It was perfect. The timing of the tackle…the gasp that left Ryan #2 as he flew through the air. We even asked another couple walking past to join the charade and feign concern for the old man as he splashed around the water.

It was around this point I realized I had forgotten to hit the record button.

I won’t rehash the look of disappointment on Ryan #1 & #2’s faces. Even the passing by couple was disappointed in me, shaking their heads in disgust for me having wasted their valuable time. You might wonder why tackling old people into a lake would be considered fun, and if you are wondering that, you have a solid point. I had recorded some speaking parts, but missed a few key portions, making the whole thing choppy and missing the climax tackle. If I remember correctly, they had to redo the tackle. Nothing was as brilliant the second time around.

I often feel like I’m missing my mark. In life, you only get one shot. Yes I did just quote an eminem song from 8 mile. And no, I don’t regret it. I feel like things are passing me by and I’m the oblivious bystander, fiddling with the record button. I had one job…

Anthony DeMello is a brilliant writer. His book ‘Awareness’ contends that to be alive is to be in the moment, seeing what’s happening all around you in people and events. So many of us sleepwalk through life, focusing on what’s next or what’s happened before. But he calls us out of the craziness of everyday life into paying attention to the deeper realities going on beneath the surface.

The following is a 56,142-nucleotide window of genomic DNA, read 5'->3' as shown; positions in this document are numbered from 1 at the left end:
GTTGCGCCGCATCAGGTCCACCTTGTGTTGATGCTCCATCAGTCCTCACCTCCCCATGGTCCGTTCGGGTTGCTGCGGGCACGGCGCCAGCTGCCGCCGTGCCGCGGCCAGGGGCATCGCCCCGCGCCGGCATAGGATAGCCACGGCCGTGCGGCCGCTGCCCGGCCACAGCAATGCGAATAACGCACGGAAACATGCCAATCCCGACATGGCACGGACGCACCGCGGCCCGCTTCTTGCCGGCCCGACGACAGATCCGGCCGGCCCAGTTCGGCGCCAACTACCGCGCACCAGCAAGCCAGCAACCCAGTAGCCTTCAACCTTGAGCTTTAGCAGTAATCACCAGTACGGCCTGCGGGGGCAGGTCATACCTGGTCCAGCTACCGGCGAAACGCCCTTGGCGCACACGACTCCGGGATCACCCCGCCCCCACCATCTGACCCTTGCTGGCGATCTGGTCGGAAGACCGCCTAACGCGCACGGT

It reminds me of Jesus call to consider the lilies. To love our enemies and pray for our persecutors. To give to those who ask without expecting a return. To love God and love people. Jesus lived in the moment more than anyone. The beauty if a life well lived is seen in Jesus. I’m jealous of Jesus. Man, that guy had it soooo easy. Minus the crucifixion part.

I’m not Jesus. I’m Blair. And I have attention issues.

I can’t be Jesus or Anthony de Mello. But I can be me. It might not seem exciting, but it could be. I just have to start paying attention.